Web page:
Anyway, here they are:
Click to expand
Hurray for the new street signs, I guess.
“Older Americans are less healthy than their English counterparts, but they live as long or even longer than their English peers, according to a new study by researchers from the RAND Corporation and the Institute for Fiscal Studies in London.
Researchers found that while Americans aged 55 to 64 have higher rates of chronic diseases than their peers in England, they died at about the same rate. And Americans age 65 and older — while still sicker than their English peers — had a lower death rate than similar people in England, according to findings published in the journal Demography.
The paper was co-authored by James Banks and Alastair Muriel of the Institute for Fiscal Studies and James P. Smith, distinguished chair in labor markets and demographic studies at RAND.
“If you get sick at older ages, you will die sooner in England than in the United States,” Smith said. “It appears that at least in terms of survival at older ages with chronic disease, the medical system in the United States may be better than the system in England.”
“Many stop driving in part because they fear they might injure someone else. But the reality is that older drivers themselves are almost six times more likely to be injured in an automobile accident than are drivers ages 25-64. Thus, older drivers face a much greater risk of being harmed from the actions of younger drivers than the other way around.”
So, take that, South Park:
A scene from Grey Dawn
And it looks like cars that can drive themselves is In Our Future:
“Promoting technological innovations, such as autonomous vehicles, that promise to reduce accident rates overall while simultaneously providing older individuals who can no longer drive safely an alternative means of transportation, is likely to have the single greatest impact on the safety and well-being of older drivers and passengers.”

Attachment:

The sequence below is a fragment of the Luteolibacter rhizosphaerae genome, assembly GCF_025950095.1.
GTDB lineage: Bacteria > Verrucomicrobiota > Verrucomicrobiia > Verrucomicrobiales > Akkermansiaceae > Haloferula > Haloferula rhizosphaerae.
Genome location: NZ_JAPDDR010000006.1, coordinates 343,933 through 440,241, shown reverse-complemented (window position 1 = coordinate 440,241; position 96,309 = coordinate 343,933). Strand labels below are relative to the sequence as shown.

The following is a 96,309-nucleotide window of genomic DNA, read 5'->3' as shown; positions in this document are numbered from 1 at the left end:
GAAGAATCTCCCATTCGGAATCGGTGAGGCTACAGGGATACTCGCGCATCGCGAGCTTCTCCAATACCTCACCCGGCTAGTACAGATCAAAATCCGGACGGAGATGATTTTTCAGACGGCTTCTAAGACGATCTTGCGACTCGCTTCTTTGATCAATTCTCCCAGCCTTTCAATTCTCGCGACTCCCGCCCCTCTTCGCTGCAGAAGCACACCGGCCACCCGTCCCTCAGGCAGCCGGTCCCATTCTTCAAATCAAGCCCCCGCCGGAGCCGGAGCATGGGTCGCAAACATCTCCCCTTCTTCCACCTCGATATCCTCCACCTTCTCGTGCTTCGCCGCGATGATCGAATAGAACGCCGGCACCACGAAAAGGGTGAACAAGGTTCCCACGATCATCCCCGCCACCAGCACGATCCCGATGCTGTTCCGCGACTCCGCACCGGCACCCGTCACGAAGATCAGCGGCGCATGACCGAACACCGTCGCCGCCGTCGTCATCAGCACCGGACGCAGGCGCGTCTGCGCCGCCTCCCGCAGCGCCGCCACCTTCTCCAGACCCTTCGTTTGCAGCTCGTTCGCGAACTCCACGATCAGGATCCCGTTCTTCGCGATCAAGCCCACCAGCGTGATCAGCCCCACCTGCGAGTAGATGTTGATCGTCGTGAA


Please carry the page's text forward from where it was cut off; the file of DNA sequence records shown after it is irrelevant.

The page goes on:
O.K then, learned something new today…
Those kids crowding Moffitt Cafe at UCSF Medical Center / Children’s Hospital will now have Run of the House, more or less, ’cause the restrictions against child visitors just got eliminated. So, as of yesterday, the place is, once again, totally wide open, more or less, to visitors aged 15 and less.
Not sure what other local hospitals are thinking these days, but UCSF says that Influenza activity has decreased considerably lately. Read all about it, below.
Godzilla menaces this huge architect’s model of UCSF under a glass box, so he’s always safe from H1N1. But runaway tow trucks, well, that’s a different story:
Moffitt Cafe is now released from its ragamuffin daycare role so it can return to being a haven for law students, a place of escape where legal scholars are free to hit on medical and pharmacological students and/or professionals in a target-rich environment. (At least that’s how the cafeteria was used back in the 90′s.)
Forthwith, the News of the Day:
UCSF Lifts Hospital Visitor Policy Restricting Children
March 09, 2010
UCSF Medical Center and UCSF Children’s Hospital are lifting their visitor age restriction, which prohibited visitors younger than 16 years old. The visitor policy is being lifted effective March 9, 2010.
Dr. Joshua Adler, chief medical officer at UCSF, said he believes the policy, implemented in November, and other strategies, such as vaccination of UCSF personnel, helped reduce the risk of hospital-acquired influenza.
Influenza activity has decreased considerably so that risk is now quite low, Adler said. In the hospital units where age restrictions are not usually in place, children now may visit. Unit-specific age restrictions, such as those in the intensive care units, may remain in effect, according to unit-based policy.
A requirement, however, remains in effect until March 31 that health care workers, who have not been vaccinated against both H1N1 and seasonal influenza, must wear a surgical mask while in patient care areas.
Adler thanked employees for their diligent infection control measures during the flu season. Record numbers of UCSF employees, faculty, residents, and students received flu vaccines this year, he said.
Our San Francisco Public Library will soon be offering weekly drop-in Mental Aerobics classes at the Main Branch in Civic Center beginning Jan. 25:
Exercise Your Brain at the San Francisco Public Library
Weekly drop-in Mental Aerobics class beginning Jan. 25 through May 24
San Francisco Public Library has joined forces with the Older Adults Department of City College of San Francisco to present Mental Aerobics, a weekly free mental exercise class for the brain beginning later this month.